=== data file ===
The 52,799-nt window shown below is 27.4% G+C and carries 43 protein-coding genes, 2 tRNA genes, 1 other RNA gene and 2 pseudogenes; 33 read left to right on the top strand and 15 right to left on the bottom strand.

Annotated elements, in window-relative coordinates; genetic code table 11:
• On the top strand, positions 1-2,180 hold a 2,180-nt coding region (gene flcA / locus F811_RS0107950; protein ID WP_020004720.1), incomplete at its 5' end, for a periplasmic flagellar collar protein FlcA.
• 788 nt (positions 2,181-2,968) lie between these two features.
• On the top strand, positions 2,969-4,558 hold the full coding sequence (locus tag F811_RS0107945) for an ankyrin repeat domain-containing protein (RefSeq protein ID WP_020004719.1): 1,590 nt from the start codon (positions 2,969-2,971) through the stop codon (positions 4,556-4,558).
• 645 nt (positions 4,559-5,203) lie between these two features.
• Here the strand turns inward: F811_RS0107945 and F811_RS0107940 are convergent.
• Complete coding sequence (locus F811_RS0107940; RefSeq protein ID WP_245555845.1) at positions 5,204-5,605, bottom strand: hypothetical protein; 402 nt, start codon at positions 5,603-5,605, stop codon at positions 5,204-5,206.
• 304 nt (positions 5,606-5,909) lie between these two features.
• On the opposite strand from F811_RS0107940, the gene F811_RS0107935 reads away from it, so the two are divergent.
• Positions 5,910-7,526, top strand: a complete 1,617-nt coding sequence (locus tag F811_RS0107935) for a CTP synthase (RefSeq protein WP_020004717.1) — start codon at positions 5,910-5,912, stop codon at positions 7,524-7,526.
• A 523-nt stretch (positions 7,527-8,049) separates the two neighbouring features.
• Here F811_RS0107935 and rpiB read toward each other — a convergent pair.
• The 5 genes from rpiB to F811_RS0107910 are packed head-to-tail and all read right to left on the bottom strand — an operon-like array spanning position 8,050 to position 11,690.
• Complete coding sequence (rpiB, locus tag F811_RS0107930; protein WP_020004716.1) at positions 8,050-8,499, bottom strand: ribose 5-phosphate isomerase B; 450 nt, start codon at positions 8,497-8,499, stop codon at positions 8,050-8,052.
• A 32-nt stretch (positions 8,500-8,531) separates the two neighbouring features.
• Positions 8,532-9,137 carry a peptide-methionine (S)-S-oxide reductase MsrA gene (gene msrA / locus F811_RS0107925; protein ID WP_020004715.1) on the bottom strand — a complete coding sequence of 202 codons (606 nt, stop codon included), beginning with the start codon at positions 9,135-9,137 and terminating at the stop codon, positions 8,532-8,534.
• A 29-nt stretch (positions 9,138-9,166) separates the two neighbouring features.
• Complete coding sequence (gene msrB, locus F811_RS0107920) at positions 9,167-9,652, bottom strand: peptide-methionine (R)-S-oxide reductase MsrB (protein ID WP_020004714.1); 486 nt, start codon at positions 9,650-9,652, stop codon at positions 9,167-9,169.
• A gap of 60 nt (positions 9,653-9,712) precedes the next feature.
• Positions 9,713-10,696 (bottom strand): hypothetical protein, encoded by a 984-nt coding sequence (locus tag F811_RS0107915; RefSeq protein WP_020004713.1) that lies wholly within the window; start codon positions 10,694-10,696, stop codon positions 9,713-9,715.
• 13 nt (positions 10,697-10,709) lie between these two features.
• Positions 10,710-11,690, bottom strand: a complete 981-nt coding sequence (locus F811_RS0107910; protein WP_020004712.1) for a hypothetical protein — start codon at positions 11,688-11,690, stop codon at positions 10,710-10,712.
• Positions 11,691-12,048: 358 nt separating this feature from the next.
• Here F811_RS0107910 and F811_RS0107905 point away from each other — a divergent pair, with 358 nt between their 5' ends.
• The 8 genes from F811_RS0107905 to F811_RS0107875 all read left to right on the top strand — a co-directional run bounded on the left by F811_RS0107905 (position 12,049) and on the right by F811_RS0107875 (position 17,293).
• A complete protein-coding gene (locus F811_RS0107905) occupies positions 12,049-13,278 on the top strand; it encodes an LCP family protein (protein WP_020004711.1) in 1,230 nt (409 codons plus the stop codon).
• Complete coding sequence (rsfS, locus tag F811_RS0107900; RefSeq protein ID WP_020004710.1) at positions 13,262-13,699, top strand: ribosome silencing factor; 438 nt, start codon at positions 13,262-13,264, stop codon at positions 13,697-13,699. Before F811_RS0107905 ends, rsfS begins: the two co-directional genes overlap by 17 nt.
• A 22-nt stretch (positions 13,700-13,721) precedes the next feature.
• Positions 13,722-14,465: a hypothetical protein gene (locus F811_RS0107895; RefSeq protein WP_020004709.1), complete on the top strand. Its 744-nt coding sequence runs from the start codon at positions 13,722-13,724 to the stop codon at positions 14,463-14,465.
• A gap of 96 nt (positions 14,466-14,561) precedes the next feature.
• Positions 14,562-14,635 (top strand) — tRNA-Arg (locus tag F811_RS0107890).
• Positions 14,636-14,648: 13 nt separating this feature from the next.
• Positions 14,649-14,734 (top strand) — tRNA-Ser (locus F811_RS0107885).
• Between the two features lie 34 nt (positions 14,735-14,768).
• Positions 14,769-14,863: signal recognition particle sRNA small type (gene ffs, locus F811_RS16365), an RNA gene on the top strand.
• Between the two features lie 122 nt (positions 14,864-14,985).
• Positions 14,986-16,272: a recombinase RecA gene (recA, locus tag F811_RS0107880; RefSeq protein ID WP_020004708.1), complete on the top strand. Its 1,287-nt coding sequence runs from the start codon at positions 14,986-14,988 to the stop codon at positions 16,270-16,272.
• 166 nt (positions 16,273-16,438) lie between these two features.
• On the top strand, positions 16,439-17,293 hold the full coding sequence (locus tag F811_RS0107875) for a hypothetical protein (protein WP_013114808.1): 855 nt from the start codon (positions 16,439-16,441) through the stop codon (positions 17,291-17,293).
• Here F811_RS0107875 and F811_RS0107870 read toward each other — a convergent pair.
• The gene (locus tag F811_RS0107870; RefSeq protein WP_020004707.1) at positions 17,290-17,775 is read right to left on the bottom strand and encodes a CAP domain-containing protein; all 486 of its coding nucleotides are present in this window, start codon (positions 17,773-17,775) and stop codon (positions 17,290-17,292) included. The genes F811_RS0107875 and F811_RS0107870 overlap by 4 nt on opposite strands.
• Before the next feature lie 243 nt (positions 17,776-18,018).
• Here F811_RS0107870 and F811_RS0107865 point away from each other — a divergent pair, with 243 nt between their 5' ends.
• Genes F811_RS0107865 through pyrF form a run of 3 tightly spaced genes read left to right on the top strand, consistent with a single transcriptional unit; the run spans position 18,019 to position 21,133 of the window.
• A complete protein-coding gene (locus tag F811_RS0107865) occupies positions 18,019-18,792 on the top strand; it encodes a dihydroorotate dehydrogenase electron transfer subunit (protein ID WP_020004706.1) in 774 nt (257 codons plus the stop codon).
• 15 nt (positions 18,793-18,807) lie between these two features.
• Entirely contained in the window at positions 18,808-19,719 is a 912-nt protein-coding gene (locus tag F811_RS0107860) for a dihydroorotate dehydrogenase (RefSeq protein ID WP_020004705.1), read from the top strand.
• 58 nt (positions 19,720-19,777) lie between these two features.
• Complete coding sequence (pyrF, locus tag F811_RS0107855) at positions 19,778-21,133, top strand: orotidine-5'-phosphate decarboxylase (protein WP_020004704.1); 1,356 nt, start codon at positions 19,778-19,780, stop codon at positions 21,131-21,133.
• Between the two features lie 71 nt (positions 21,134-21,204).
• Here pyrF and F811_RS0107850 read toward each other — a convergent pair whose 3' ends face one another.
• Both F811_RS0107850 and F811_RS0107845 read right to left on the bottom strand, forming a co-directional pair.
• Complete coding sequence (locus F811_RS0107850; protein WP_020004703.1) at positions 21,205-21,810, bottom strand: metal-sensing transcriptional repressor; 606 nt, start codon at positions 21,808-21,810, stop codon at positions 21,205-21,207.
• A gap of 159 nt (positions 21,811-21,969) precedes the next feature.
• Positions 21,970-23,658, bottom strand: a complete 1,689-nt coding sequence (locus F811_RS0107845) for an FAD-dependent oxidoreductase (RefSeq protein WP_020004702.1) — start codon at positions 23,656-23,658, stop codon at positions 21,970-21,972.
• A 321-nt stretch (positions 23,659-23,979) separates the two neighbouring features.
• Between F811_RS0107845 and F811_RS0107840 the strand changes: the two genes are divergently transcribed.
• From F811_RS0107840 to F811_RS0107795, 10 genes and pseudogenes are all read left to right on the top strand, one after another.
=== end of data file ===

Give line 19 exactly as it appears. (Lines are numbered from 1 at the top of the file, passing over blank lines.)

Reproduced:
• Complete coding sequence (gene msrB, locus F811_RS0107920) at positions 9,167-9,652, bottom strand: peptide-methionine (R)-S-oxide reductase MsrB (protein ID WP_020004714.1); 486 nt, start codon at positions 9,650-9,652, stop codon at positions 9,167-9,169.